This article continues Pine & Rose’s coverage of events related to unionization at Little Dog Coffee Shop in Brunswick.

On June 22, 2023, following a two-week strike by the Little Dog Workers Union, owner Larry Flaherty called together the staff of the Little Dog Coffee Shop. Union members were aware of Flaherty’s intent to sell the business and that he did not intend on entering contract negotiations. What they did not know was that all employees were being let go immediately without notice. Eight months after a unanimous vote to unionize and less than 2 months after a one day walkout strike in May, Flaherty announced that Little Dog had been sold despite community support for both the coffee shop and its striking workers. Nothing further was shared at that time.

Matters that led to the union’s June strike were much the same as those that led to their earlier strike in May, as covered previously by Pine & Roses, and included failure to replace broken equipment, management’s obstruction of the contract negotiation process, reduced hours and workforce, and unannounced prospective buyers touring the shop at a time when only less experienced staff were on hand. This final matter was a point of particular concern for the union, as union members present that day felt uncomfortable and unable to push back against the ill-timed intrusion.

More than a month after being fired, organizer Jess Czarnecki reports the union is still waiting to receive information regarding the reasons for their termination and terms of sale of the shop by Flaherty to Raffi Sulahian, a businessman who oversaw a number of cafes in California. Sulahian now claims to live in Topsham, though this claim has not been corroborated. Per The Time Record, Sulahian’s intention had been to open an “ethical, eco-friendly” cafe at 87 Main St. To support this effort, Sulahian started a GoFundMe, though that funding campaign was canceled in late July following community backlash both to the campaign as well as a controversial open letter published in the Portland Press Herald, according to reporting in the Bangor Daily News. All of this took place against the backdrop of union assertions that the firings were illegal and that Sulahian’s purchase of the business makes him the responsible party in all open legal cases.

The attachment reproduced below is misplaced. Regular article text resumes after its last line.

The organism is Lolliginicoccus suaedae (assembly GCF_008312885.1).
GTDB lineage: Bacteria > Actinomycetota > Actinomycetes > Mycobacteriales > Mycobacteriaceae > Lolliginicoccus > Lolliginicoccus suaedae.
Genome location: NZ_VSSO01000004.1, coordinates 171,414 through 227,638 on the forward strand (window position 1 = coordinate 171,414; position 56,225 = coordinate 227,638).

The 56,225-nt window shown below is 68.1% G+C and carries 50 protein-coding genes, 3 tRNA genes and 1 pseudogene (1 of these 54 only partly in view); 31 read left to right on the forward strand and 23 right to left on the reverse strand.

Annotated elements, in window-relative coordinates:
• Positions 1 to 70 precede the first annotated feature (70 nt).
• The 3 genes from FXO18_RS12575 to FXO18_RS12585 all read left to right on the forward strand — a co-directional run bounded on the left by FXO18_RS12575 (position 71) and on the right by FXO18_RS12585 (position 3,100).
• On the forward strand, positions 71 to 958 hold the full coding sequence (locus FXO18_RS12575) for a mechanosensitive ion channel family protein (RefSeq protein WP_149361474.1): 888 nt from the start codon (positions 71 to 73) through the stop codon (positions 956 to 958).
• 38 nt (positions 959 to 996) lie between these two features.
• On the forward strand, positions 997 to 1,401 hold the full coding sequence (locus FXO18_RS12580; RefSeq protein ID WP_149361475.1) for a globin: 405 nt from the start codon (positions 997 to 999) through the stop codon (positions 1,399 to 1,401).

As of midnight on July 27, the latest National Labor Relations Board deadline for responding to the union’s request for information passed without comment from either Flaherty or Sulahian. This represents another unfair labor practice, adding to the list of grievances filed by the union with the NLRB. Former employees of Little Dog report that, despite early conversations with Sulahian during which he professed support for the union’s efforts, in recent months he has been both antagonistic and difficult to reach. Several younger union members were invited to the shop in order to clean and make the space ready to reopen but were never paid for the work, according to union member Peach Cushing. Conflicting public statements by Flaherty and Sulahian further sow confusion, as the former insists the property was sold while the latter insists that he never took steps to purchase the space or otherwise assume its lease.

Today, members of the Little Dog Workers Union are uncertain about the future of the shop or the union. Several have moved on to look for work elsewhere, though remain eager to hear the result of multiple cases before the NLRB and hope at the very least to secure owed wages for employees from whom they were withheld. The general consensus is a positive one, with the majority of union members continuing to stand by their efforts to democratize their workplace despite where things now stand. One thing on which all agree is that they are deeply disappointed to see Brunswick lose a well-loved community coffee shop as a result of union-busting and managements’ refusal to negotiate.